Apple usually pushes out at least one monthly update for all iPhones that support the latest software. iOS 16.3 came out in late January, and there were many bugs.
Slow Spotlight Search, severe battery drain, problems with cellular data, etc., were common complaints. iOS 16.3 was much smaller than 16.2, but there were some new features. You could use physical keys for two-factor authentication starting from iOS 16.3.
The update solves problems with the Free Form app and also fixes Siri bugs. In December, we saw the iOS 16.2 update with Apple Music Sing, the Free Form app, end-to-end iCloud encryption, and more.
Apple no longer signs iOS 16.2 officially, so it’s impossible to downgrade to that version if you have major bugs.
iOS 16.3.1 Update is Now Available
The latest iOS 16.3.1 version is now out for public installation, and it’s a minor update that brings key security updates and bug fixes.
Crash detection was a headline feature of the new iPhone 14 models. However, it has been controversial and bug-ridden since its inception. Earlier, it kept sending unnecessary crash warnings. There were way too many false reports from the crash detection feature.
Skiers and people who do extreme sports are always involved in some heavy movement. The feature mistook these movements as crashes. Despite the lack of an actual medical emergency, medical professionals got there, which was a waste of their time.
Other people report the feature misbehaving on roller coasters, too. This update isn’t the first time Apple has made optimizations to crash detection. We saw it with iOS 16.1.2 and other launches, too. Hopefully, iOS 16.3.1 addresses a majority of the concerns over false reports.
The 16.3.1 update also addresses two other main security issues. They don’t just concern those in the cyber security area. Cybercriminals can easily exploit flaws, even for the public.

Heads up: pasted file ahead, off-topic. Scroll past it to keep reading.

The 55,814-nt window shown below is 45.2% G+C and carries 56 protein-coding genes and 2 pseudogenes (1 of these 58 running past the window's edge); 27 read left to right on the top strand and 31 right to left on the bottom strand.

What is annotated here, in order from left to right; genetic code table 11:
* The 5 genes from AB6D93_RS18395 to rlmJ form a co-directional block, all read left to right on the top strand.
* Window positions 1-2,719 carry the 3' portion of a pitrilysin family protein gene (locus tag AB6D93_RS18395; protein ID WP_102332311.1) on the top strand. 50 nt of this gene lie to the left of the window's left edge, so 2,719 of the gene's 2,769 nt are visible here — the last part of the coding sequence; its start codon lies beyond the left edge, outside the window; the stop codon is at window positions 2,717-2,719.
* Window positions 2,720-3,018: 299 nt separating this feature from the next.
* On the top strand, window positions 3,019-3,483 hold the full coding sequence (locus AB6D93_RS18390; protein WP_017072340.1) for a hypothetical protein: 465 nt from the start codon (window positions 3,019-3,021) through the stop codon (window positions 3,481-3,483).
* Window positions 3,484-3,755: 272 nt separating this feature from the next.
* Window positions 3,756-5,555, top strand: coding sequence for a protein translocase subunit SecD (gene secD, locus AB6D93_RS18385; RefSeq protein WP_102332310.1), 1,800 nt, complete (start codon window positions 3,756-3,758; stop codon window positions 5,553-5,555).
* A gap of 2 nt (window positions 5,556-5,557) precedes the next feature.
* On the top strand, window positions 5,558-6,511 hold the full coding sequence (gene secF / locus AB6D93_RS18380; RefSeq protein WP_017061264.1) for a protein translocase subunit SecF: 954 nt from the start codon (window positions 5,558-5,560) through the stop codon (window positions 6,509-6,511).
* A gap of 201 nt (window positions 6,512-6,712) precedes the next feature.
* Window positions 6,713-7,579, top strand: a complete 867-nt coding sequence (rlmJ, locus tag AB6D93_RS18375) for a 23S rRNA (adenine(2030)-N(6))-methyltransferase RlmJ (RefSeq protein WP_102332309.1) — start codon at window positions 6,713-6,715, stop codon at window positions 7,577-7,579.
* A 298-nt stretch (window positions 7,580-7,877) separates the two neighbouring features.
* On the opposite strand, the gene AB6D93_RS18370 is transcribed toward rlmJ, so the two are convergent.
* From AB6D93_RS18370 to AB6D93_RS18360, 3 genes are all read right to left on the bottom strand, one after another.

The first flaw involves Safari’s browser engine, WebKit. Cyber attackers can quickly execute code on your iPhone using this security flaw. There’s a chance that people have already exploited this, and Apple was aware of this problem before.
The second flaw is a problem with the Kernel, which has some connections with the core operating system. If attackers exploit this, they can execute haphazard code after gaining Kernel privileges and access to entire devices.
People of high-profile and business individuals are at a high risk of these security flaws, and we recommend updating as soon as possible. Currently, there aren’t any experience-breaking bugs to report.
Independent security researchers believe that this update is crucial for your device’s security, and there’s a chance that hackers may gain complete device access because of these WebKit and Kernel vulnerabilities.
Security updates aside, iOS 16.3.1 brings refinements to the iCloud settings display. There were bugs with the Find My app requests from Siri, which were also addressed.
The update wasn’t all rainbows since we saw a major app bug in the first few hours. The Google Photos app kept crashing and became unusable until Google optimized the app for the latest iOS version.
Thankfully, that problem got patched with a server-side update from Google in under 24 hours. Here’s a summary of the changelog of iOS 16.3.1:
- Fixes bugs with unresponsive iCloud settings.
- Addresses issues with Find My requests from Siri.
- Improvements to the crash detection feature on the iPhone 14 series.
- Adds two critical security patches relating to WebKit and Kernel exploits.
How to Update to iOS 16.3.1?
All iPhones, from the 8 to the most recent 14 Pro Max, support iOS 16.3.1. To update to iOS 16.3.1, head to Settings, select the General tab, and look for Software Updates. If nothing appears, try rebooting your device and repeating the instructions.
When you’ve completed downloading and installing the update, restart the phone. After restarting your device, you’ll see iOS 16.3.1 is ready to go.
There’s still no word on the iOS 16.4 developer beta, though we expect that to feature a lot more than 16.3 and 16.3.1. We’ll probably see web-based push notifications with the upcoming versions.
Apple Pay Later hasn’t made it to iOS, and the new CarPlay UI hasn’t either. We also expect to see iMessage Contact Key Verification in the future.
Meanwhile, we’re actively testing iOS 16.3.1, and we’ll let you know if there are any issues with cellular reception, battery drain, or other bugs.